12/10: Forest City Ratner CEO Bruce Ratner unveils the original plan: Frank Gehry will design a Nets basketball arena plus 2.1 million square feet of commercial space and up to 4,500 apartments. The project will cost $2.5 billion and will open in 2006. The Times says it “reflects a city that has regained its faith in the future.”
1/21: Ratner (with investor Jay-Z) purchases the Nets for $300 million.
3/28: A new community-activist group, Develop Don’t Destroy Brooklyn, organizes a rally on Pacific Street.
7/5: FCR’s complete plan is submitted to the MTA. The scale has increased; several buildings will be more than 40 stories tall.
9/14: The MTA awards development rights to FCR after it doubles its rail yards bid to $100 million.
December: FCR announces plans to demolish six nearby buildings it owns on the grounds that they are dangerously unstable.
3/31: Bowing to political pressure, FCR downscales by 5 percent, although the project is still larger than originally planned.
5/11: Gehry’s tallest tower, the 620-foot “Miss Brooklyn,” is unveiled. Condos are expected to sell at $889 a square foot.
7/16: 2,000 protesters rally in Grand Army Plaza.
10/26: In federal court, activists allege that New York State is abusing its eminent-domain rights; it’s the first major lawsuit filed (as distinct from roughly ten minor legal skirmishes) against the project.
2/20: Demolition work begins.
4/5: DDDB files a second major lawsuit, now focusing on FCR’s environmental-impact study.
6/6: Lawsuit No. 1 is rejected. Plaintiffs appeal.
1/11: Lawsuit No. 2 is rejected. Plaintiffs appeal.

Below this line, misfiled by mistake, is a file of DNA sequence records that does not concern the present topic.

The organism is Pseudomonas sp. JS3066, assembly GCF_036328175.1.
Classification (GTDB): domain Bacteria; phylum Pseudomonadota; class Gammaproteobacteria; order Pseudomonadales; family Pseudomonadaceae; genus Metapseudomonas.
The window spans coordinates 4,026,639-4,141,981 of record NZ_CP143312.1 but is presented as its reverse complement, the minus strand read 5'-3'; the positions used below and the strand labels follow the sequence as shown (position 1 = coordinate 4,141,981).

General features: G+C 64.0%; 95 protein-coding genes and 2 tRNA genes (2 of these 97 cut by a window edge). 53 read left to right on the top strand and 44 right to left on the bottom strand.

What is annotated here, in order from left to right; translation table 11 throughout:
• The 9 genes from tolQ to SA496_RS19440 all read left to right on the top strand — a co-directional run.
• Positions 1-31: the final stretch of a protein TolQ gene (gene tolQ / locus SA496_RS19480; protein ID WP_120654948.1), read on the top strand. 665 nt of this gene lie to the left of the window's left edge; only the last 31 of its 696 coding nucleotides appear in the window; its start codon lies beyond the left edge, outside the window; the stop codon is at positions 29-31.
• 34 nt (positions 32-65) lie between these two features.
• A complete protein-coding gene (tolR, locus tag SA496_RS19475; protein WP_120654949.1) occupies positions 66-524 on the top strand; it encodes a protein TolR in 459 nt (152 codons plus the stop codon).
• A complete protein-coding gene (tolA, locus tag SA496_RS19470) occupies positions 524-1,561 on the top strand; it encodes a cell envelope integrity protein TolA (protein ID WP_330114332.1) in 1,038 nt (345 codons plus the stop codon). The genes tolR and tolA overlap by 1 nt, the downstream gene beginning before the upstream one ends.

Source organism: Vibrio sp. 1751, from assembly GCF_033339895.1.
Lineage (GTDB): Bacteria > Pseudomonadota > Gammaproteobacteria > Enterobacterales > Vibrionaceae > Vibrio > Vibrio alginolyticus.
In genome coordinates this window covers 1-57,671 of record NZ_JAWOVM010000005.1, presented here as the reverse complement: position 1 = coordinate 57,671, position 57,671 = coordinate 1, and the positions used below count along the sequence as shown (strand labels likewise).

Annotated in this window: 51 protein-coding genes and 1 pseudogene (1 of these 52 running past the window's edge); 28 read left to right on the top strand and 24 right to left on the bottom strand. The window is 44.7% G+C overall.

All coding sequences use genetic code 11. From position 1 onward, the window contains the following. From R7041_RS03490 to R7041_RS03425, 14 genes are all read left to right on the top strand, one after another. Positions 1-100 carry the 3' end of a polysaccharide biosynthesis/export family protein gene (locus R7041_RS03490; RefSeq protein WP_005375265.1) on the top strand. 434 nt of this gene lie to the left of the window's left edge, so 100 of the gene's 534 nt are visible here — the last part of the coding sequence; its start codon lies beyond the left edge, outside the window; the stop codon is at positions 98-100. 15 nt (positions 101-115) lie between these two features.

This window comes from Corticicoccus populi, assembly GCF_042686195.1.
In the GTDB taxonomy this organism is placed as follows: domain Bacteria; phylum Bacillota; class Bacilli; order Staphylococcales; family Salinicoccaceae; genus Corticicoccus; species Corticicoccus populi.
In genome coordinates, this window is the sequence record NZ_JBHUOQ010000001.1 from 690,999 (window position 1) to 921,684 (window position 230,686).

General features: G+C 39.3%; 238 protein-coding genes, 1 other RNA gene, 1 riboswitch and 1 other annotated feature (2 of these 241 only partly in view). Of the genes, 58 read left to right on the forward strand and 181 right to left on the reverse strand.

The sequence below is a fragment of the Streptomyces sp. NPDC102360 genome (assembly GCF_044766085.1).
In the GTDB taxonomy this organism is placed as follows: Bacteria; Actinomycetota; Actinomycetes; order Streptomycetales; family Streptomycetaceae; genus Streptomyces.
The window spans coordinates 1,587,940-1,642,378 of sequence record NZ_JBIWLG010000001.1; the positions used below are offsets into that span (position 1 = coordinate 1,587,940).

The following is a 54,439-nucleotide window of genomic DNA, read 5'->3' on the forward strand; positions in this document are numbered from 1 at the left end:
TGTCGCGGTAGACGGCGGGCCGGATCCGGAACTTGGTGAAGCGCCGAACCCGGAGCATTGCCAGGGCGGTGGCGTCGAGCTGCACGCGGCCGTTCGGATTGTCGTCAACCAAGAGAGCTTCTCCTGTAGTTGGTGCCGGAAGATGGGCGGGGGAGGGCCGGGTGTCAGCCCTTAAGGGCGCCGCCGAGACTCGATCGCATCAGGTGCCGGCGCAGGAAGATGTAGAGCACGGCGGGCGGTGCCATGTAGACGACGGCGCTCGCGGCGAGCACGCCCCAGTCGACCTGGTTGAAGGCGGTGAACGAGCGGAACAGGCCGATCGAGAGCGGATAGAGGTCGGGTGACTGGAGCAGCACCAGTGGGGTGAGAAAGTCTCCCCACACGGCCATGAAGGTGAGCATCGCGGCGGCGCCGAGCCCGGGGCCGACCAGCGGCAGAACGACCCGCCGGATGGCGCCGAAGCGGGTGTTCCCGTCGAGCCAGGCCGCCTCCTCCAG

2/26: Meanwhile, FCR again scales back, this time for economic reasons: Miss Brooklyn shrinks by 40 percent and gets 109 feet shorter.
3/21: Ratner says the sagging bond market may delay work.
5/5: Another redesign. Miss Brooklyn is gone; Gehry calls his new design “more festive.”
6/5: FCR sponsors a “Brooklyn Day” rally. Scheduled guest Al Sharpton fails to show.
6/23: The U.S. Supreme Court refuses to hear an appeal of lawsuit No. 1. A third major lawsuit—also about eminent domain, this time in state court—is filed.
1/9: FCR starts “value engineering” Gehry’s arena design, cutting costs by more than half.
1/22: FCR in talks with the MTA to restructure its $100 million payment.
2/8: Brooklyn borough president Marty Markowitz suggests that Atlantic Yards receive federal stimulus money.
2/26: A state appeals court rejects lawsuit No. 2.
3/7: A Journal op-ed: “Atlantic Yards has razed 26 buildings, with government help, creating the blight its developer had argued was there all along.”
3/24: Gehry says, “I don’t think [Atlantic Yards] is going to happen.” Ratner responds: “Atlantic Yards will get built.”